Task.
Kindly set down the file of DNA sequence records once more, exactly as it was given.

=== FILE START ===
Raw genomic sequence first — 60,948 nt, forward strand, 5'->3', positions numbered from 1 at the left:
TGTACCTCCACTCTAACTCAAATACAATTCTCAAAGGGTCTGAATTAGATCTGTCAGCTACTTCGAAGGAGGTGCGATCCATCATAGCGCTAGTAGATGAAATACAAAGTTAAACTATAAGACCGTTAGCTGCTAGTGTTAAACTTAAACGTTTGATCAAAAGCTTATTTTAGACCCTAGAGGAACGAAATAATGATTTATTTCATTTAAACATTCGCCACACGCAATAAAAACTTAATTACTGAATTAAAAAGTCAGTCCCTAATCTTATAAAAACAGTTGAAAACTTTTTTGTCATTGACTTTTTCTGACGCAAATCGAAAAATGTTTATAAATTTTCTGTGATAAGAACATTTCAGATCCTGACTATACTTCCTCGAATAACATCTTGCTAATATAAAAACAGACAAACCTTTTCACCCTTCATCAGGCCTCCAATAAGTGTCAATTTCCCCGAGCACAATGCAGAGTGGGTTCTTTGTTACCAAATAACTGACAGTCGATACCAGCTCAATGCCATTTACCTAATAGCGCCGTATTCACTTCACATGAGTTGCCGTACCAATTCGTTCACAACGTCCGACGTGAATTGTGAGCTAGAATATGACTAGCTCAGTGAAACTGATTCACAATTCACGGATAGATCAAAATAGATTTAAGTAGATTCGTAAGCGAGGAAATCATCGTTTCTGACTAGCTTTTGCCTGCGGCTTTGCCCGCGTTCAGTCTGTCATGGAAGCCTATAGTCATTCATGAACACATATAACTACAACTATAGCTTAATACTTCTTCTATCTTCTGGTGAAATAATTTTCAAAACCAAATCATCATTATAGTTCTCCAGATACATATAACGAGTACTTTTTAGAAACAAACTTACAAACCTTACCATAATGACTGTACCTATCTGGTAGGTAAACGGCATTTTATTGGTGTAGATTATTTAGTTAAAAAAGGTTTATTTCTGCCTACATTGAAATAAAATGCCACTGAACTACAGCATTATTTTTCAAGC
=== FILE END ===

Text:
Raw genomic sequence first — 60,948 nt, forward strand, 5'->3', positions numbered from 1 at the left:
TGTACCTCCACTCTAACTCAAATACAATTCTCAAAGGGTCTGAATTAGATCTGTCAGCTACTTCGAAGGAGGTGCGATCCATCATAGCGCTAGTAGATGAAATACAAAGTTAAACTATAAGACCGTTAGCTGCTAGTGTTAAACTTAAACGTTTGATCAAAAGCTTATTTTAGACCCTAGAGGAACGAAATAATGATTTATTTCATTTAAACATTCGCCACACGCAATAAAAACTTAATTACTGAATTAAAAAGTCAGTCCCTAATCTTATAAAAACAGTTGAAAACTTTTTTGTCATTGACTTTTTCTGACGCAAATCGAAAAATGTTTATAAATTTTCTGTGATAAGAACATTTCAGATCCTGACTATACTTCCTCGAATAACATCTTGCTAATATAAAAACAGACAAACCTTTTCACCCTTCATCAGGCCTCCAATAAGTGTCAATTTCCCCGAGCACAATGCAGAGTGGGTTCTTTGTTACCAAATAACTGACAGTCGATACCAGCTCAATGCCATTTACCTAATAGCGCCGTATTCACTTCACATGAGTTGCCGTACCAATTCGTTCACAACGTCCGACGTGAATTGTGAGCTAGAATATGACTAGCTCAGTGAAACTGATTCACAATTCACGGATAGATCAAAATAGATTTAAGTAGATTCGTAAGCGAGGAAATCATCGTTTCTGACTAGCTTTTGCCTGCGGCTTTGCCCGCGTTCAGTCTGTCATGGAAGCCTATAGTCATTCATGAACACATATAACTACAACTATAGCTTAATACTTCTTCTATCTTCTGGTGAAATAATTTTCAAAACCAAATCATCATTATAGTTCTCCAGATACATATAACGAGTACTTTTTAGAAACAAACTTACAAACCTTACCATAATGACTGTACCTATCTGGTAGGTAAACGGCATTTTATTGGTGTAGATTATTTAGTTAAAAAAGGTTTATTTCTGCCTACATTGAAATAAAATGCCACTGAACTACAGCATTATTTTTCAAGC